A major factor in host plant selection is the presence of attendant ants. Female butterflies are more likely to oviposit on plants with ants.[8] They can also tell the difference between different species of ants and identify the ones that are better suited to protect their young. The presence of other larvae can also influence oviposition, but this is a secondary effect of the larvae attracting more ants to the host plant. Females can also sense the nutritional quality of the plant, such as the nitrogen and water content in the leaves. Possible cues for this include the color of the leaf (darker green indicating higher nutritive value) and taste, once she has landed on the plant.[3] A combination of sensory cues are taken into consideration by the female butterfly before and after landing on the host plant to ensure that her eggs have an optimal chance of survival in the location she chooses.[8]

In Queensland, females tended towards younger Acacia trees for oviposition. In other locations, juveniles were discovered on older trees at a higher frequency. Larvae show a preference for terminal foliage in all host plant sizes.[3]

Social behavior[edit]

Juvenile sociality[edit]

The juveniles of J. evagoras are gregarious and exhibit aggregation behavior. Eggs are laid in clusters, and then larvae and pupae remain close together even after hatching. Young larvae in particular tend to aggregate more often in the presence of attendant ants, while older larvae are generally not influenced by the ants. However, fifth instars may decide to pupate near other individuals if there is a low density of ants on the host plant. Larvae can use trails of ant pheromones to locate conspecific juveniles. Other cues such as stridulation and larval silk trails are also possible factors in aggregation behavior.[3]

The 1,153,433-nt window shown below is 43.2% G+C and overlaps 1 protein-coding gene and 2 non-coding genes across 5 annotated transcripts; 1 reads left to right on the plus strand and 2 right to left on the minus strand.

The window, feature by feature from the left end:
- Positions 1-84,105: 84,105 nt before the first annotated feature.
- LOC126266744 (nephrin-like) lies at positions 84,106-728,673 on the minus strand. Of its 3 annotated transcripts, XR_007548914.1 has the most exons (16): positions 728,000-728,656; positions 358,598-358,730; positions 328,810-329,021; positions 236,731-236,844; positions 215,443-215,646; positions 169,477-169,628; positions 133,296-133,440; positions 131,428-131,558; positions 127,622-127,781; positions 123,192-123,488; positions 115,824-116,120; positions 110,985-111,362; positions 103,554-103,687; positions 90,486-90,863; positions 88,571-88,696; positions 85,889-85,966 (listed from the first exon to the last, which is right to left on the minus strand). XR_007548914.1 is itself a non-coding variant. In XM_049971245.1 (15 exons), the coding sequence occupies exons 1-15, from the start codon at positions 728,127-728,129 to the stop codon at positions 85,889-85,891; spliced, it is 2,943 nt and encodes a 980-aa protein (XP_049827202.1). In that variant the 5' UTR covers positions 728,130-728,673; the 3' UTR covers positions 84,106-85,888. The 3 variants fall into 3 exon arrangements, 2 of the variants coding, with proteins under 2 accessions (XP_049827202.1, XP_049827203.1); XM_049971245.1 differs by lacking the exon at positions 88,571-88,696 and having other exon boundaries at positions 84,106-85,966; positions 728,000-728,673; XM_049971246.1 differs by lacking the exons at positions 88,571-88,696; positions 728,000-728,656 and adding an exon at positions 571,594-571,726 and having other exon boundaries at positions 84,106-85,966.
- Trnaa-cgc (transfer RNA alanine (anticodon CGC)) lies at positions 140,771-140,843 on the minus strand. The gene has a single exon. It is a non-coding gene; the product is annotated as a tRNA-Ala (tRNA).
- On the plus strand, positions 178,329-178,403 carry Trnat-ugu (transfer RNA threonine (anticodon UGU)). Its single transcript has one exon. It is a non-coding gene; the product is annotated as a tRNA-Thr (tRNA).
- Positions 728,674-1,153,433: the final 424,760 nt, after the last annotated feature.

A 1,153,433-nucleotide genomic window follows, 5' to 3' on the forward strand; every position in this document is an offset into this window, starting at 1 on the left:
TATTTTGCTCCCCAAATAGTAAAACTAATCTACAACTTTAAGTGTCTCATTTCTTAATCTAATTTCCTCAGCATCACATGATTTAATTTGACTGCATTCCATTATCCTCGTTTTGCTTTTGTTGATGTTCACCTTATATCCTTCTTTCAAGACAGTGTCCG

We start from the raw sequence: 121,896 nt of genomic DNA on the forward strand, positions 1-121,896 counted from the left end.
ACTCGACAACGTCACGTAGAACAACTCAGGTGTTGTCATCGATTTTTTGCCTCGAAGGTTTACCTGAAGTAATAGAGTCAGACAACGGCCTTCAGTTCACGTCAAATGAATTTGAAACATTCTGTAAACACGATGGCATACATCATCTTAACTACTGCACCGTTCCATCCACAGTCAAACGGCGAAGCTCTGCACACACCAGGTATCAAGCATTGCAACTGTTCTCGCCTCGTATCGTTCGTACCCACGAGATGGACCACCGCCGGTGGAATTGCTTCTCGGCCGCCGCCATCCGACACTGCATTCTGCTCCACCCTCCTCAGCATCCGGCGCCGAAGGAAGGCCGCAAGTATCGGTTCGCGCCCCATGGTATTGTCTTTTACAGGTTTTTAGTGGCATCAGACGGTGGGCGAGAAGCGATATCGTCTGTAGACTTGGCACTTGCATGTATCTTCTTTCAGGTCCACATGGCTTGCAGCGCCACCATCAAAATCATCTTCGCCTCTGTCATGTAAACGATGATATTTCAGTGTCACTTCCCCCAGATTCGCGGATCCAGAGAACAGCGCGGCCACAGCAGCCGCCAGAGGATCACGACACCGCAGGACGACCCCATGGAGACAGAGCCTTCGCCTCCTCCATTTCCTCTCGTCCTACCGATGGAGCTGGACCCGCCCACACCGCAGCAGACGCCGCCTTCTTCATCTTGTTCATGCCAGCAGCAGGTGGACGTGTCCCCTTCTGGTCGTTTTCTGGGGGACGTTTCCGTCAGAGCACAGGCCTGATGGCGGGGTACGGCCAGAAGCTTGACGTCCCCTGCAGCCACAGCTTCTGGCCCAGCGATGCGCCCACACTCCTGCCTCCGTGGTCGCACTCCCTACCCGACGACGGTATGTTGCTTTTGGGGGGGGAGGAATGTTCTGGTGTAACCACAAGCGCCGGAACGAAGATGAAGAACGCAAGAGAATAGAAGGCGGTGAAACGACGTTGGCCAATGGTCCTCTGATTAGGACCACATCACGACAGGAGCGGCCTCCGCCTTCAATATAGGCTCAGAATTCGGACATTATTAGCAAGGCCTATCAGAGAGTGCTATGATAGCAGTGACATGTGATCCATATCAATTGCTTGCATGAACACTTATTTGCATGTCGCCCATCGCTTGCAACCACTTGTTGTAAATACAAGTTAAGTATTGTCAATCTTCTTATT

Life cycle[edit]

In nature[edit]

Adult J. evagoras are in flight from late October or November until April. Near Sydney, immature butterflies are most commonly seen in October and early February. The egg stage overwinters, so eggs laid near the end of the season will remain dormant until they hatch in the spring. If eggs are laid in the spring, they hatch quickly and reproduce in the next two months.[9]

In the lab[edit]

Larval development in the lab takes an average of four weeks at 28°C. The presence of attendant ants can decrease development time by up to five days. Once the larvae pupate, they are still tended by ants, but it has not been shown to speed up development time in this stage. The duration of the pupal stage is about seven days.[10]

Enemies[edit]

Predators[edit]

The main predators of J. evagoras larvae are other arthropods such as vespid wasps, predatory ponerine ants, reduviid bugs, and spiders. Predation from these insects significantly declines when ant guards are present in larval populations. Adult butterflies are occasionally eaten by vertebrates such as birds, but juvenile mortality is not affected by these predators.[3]

Parasites[edit]

J. evagoras is frequently parasitized by species of wasps in different stages of development. The trichogrammatid wasp is an egg parasite. The brachonid wasp is one of the main parasitoids in the larval stage. This wasp attacks early instars and kills juveniles upon emergence from the fourth instar larva. Chaclid wasps parasitize pupae, attacking at the prepupal stage and eclosing from the pupae. The presence of attendant ants has been shown to protect against the brachonid wasp and the trichogrammatid wasp in certain sites, but it does not decrease the parasitism of chaclid wasps.[3]

Mating[edit]

Mate searching behavior[edit]

Adult males search for mates by investigating the clusters of larvae clumped together on the branches of Acacia host plants.[11] Jalmenus evagoras exhibits protandry, which means that the males emerge before the females. In an effort to find mates, they regularly patrol trees containing pupae, taking into account the fact that healthy larvae and pupae are found in areas with attending ants.[11] Because healthy juvenile butterflies live amongst the ants, males that learn this cue find suitable females before they mature, cutting down on both male time and energy costs. Males hover around the juveniles, often using their antennae as a tool to taste for the age and sex of the larvae.

Males are sexually indiscriminate in mate searching, often resulting in attempted copulations with eclosing males.[3] Female pupae are generally a bit larger than male pupae so size could in fact be used as an indicator of sex to avoid mistaken copulations. However, male Jalmenus evagoras do not depend on size and there is no evidence that they land on the bigger pupae, just the pupae that are tended to by more attendant ants.[3] This shows the importance of the presence or absence of ants as a major factor in mate selection.